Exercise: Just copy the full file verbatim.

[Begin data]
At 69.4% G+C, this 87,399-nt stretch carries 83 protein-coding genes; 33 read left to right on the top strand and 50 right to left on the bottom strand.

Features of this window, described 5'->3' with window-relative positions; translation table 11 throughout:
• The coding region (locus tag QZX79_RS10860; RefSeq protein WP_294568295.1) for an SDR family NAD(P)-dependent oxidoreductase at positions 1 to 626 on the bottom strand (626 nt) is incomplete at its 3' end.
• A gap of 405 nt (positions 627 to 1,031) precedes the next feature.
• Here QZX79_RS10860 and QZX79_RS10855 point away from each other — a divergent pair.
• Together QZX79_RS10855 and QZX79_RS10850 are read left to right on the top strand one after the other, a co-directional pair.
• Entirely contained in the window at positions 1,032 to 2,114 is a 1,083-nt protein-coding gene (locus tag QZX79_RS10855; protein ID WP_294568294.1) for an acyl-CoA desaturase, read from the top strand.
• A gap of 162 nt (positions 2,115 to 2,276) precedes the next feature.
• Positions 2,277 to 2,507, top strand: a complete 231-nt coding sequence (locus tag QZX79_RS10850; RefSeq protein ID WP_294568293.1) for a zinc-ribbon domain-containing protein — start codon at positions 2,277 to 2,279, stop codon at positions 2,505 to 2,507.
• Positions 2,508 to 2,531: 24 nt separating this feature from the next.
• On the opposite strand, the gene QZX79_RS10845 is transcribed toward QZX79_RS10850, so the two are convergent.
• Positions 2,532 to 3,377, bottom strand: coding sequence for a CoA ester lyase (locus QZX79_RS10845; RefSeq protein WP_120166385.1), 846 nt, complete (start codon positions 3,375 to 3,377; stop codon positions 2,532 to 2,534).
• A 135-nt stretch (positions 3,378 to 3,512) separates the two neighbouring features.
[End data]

At 69.4% G+C, this 87,399-nt stretch carries 83 protein-coding genes; 33 read left to right on the top strand and 50 right to left on the bottom strand.

Features of this window, described 5'->3' with window-relative positions; translation table 11 throughout:
• The coding region (locus tag QZX79_RS10860; RefSeq protein WP_294568295.1) for an SDR family NAD(P)-dependent oxidoreductase at positions 1 to 626 on the bottom strand (626 nt) is incomplete at its 3' end.
• A gap of 405 nt (positions 627 to 1,031) precedes the next feature.
• Here QZX79_RS10860 and QZX79_RS10855 point away from each other — a divergent pair.
• Together QZX79_RS10855 and QZX79_RS10850 are read left to right on the top strand one after the other, a co-directional pair.
• Entirely contained in the window at positions 1,032 to 2,114 is a 1,083-nt protein-coding gene (locus tag QZX79_RS10855; protein ID WP_294568294.1) for an acyl-CoA desaturase, read from the top strand.
• A gap of 162 nt (positions 2,115 to 2,276) precedes the next feature.
• Positions 2,277 to 2,507, top strand: a complete 231-nt coding sequence (locus tag QZX79_RS10850; RefSeq protein ID WP_294568293.1) for a zinc-ribbon domain-containing protein — start codon at positions 2,277 to 2,279, stop codon at positions 2,505 to 2,507.
• Positions 2,508 to 2,531: 24 nt separating this feature from the next.
• On the opposite strand, the gene QZX79_RS10845 is transcribed toward QZX79_RS10850, so the two are convergent.
• Positions 2,532 to 3,377, bottom strand: coding sequence for a CoA ester lyase (locus QZX79_RS10845; RefSeq protein WP_120166385.1), 846 nt, complete (start codon positions 3,375 to 3,377; stop codon positions 2,532 to 2,534).
• A 135-nt stretch (positions 3,378 to 3,512) separates the two neighbouring features.